Monday, October 30, 2006

You're My Little Secret.

Every other Sunday, or whenever I conveniently remember to do so, I check and I remember all of my own deepest, darkest secrets and I wish I had enough time to make my own postcard to send in.

Oh, the joy.

Sunday, October 15, 2006

Model Minority Status

And I quote...
"...If you're going to blame anyone, I say we blame the Asians.

I empathize with members of the Black Student Union and MEChA who spoke at the rally. As a fellow underrepresented minority at UCLA, I agree that it's hard to find other white people I can identify with on a campus that feels more like Taipei than L.A.

Yes, white people are an underrepresented minority here at UCLA; while they make up 44 percent of the California population, white students only constitute 3
4 percent of UCLA's student population.

Asian-Americans, on the other hand, make up only 12 percent of the state of California and 38 percent of UCLA students.

That's 300 percent over-representation: Welcome to UCLAsian..."

Taken out of context or not, this shit is fuckin ridiculous and has me hella heated. I'm taken aback by this bullshit. Is this fool seriously tryna argue that Asian[s] Americans take up too much space? And that white people are a minority? Like foreal, I'm pissed. These claims are so outrageous and incoherent that I don't even know where to begin. I don't know which words I wanna bust out with; nor can I think about what to do: drive to L.A. to slap this fucker or decide that this degree of ignorance just isn't worth my time.

Don't get me wrong, I understand the concepts of whiteness and the seemingly emphatic educational Asian American culture. This writer does point out the [over]representation percentage of Asians at UCLA, but does not consider the diversity of all ethnicities that are Asian American. If the categorization of "Asian American" is truly broken down, I'm sure he would be surprised to see that the percentages of Chinese, Japanese, Korean, Filipin@, Indian, etc. /American students are smaller than he thinks thus putting his arguments to shame. This writer alludes to a concept that has been lingering on in Asian American history classes and textbooks, a perspective felt by those on the inside by those on the outside or vice versa, the same idea that is the title of Ronald Takaki's book - Strangers From A Different Shore. He refers to students of Asian descent attending an American public institution (although I do recognize the possibility of International students from Asia) as Asians. Just ... Asians. We still can't get recognition for being in a country that we have inhabited, built and influenced for centuries. We still can't be viewed as equals or even Americans.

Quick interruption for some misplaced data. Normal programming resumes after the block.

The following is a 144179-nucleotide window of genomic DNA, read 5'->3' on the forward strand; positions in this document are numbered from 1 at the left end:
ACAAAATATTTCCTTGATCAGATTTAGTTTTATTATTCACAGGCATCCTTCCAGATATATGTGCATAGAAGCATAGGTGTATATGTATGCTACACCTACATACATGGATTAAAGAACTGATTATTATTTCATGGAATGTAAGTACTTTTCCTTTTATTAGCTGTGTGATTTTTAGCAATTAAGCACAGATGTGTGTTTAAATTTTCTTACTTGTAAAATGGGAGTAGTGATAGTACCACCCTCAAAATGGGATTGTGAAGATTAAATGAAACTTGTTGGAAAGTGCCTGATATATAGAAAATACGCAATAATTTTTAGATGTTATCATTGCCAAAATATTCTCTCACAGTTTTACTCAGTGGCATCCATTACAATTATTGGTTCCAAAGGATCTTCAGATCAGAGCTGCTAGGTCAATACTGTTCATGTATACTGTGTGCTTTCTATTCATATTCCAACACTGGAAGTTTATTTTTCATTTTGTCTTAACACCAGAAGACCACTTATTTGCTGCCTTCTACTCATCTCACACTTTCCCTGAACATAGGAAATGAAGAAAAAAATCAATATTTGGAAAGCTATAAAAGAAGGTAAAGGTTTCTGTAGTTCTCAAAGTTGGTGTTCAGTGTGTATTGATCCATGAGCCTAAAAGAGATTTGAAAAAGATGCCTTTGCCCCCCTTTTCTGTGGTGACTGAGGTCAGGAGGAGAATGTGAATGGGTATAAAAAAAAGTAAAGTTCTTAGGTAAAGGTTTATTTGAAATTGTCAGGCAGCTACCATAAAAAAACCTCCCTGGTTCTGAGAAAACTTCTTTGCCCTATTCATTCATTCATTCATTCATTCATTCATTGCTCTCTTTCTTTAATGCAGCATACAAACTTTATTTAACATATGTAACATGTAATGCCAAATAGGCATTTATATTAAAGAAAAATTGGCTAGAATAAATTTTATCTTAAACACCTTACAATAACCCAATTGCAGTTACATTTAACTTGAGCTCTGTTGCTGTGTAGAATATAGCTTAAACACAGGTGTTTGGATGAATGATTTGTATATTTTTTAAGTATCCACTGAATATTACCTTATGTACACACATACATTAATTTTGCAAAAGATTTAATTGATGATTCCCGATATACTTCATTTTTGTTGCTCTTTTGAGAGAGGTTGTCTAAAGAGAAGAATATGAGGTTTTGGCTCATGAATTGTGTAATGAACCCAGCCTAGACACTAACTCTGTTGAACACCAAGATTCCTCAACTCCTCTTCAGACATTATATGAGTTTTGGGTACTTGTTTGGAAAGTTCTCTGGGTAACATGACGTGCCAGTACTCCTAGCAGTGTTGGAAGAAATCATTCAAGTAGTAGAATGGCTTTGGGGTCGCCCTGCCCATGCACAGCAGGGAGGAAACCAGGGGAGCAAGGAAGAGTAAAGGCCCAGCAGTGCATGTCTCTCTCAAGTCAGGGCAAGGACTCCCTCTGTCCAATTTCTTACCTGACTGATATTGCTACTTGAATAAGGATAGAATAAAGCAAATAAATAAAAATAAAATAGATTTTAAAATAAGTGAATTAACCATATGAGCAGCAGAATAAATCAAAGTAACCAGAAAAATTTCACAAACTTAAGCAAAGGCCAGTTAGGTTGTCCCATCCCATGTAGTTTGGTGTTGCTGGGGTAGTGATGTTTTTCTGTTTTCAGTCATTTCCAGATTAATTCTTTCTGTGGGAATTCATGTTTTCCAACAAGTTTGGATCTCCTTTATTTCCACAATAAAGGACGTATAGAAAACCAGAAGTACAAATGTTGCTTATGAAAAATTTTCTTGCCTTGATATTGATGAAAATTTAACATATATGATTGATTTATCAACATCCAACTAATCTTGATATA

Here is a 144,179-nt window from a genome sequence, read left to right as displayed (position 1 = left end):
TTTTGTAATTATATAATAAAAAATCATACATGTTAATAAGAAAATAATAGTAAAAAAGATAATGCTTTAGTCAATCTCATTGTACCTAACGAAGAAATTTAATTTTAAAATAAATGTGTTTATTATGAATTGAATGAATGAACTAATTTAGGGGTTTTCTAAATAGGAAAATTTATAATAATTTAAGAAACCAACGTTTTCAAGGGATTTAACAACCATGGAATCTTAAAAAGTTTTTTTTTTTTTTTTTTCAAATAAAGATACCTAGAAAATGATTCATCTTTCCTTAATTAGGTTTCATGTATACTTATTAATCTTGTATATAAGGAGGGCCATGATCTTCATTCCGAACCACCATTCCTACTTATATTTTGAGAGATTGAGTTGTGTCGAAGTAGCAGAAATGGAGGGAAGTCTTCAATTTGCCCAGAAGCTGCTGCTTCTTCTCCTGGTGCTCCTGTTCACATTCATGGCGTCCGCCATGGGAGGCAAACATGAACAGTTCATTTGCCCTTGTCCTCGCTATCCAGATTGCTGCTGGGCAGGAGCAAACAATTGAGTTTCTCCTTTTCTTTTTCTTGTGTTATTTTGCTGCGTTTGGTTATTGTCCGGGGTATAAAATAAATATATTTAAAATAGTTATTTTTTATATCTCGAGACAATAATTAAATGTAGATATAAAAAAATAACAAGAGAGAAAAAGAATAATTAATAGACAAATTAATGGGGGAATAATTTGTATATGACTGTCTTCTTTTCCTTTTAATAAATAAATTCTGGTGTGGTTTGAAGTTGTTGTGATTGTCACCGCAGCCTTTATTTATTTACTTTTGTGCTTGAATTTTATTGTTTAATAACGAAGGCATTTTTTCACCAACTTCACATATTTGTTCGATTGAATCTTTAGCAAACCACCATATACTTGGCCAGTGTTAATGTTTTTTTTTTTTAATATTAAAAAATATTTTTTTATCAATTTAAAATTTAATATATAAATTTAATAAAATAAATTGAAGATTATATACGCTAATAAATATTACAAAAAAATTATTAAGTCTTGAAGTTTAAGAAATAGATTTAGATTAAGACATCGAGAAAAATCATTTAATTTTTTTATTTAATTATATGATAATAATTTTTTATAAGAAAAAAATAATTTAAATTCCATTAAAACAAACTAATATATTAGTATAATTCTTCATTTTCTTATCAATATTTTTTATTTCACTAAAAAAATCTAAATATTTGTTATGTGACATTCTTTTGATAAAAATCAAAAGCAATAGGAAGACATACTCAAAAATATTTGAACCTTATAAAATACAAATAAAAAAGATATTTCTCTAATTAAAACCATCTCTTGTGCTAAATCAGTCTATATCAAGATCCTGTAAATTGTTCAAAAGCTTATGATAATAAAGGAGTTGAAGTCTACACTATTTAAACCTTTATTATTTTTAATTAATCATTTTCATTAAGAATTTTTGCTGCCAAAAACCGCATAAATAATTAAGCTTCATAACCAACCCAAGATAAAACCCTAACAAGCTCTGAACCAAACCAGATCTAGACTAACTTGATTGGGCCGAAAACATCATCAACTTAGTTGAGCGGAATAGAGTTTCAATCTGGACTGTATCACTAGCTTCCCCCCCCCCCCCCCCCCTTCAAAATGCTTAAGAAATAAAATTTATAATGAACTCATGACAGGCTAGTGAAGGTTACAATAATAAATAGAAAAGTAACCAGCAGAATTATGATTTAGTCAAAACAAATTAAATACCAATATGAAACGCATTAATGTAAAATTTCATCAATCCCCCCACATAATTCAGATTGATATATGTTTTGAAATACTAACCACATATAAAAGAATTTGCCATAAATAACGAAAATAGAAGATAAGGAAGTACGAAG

This tactic of reverse racism is getting tired. I understand this article may be an opinion one, but I can't believe that this rhetoric is still being used in the 21st century at one of the top public institutions in the world. I can't sit still knowing that "UCLAsians" has been coined. I can't believe the extent to which I highly disagree with this writer. I'm embarassed for him for racializing space in such an overt way.
"Using grades and test scores as a measure of academic success is clearly just a way to show preference to Asian-American students, who are better at both, and thus promote the status quo."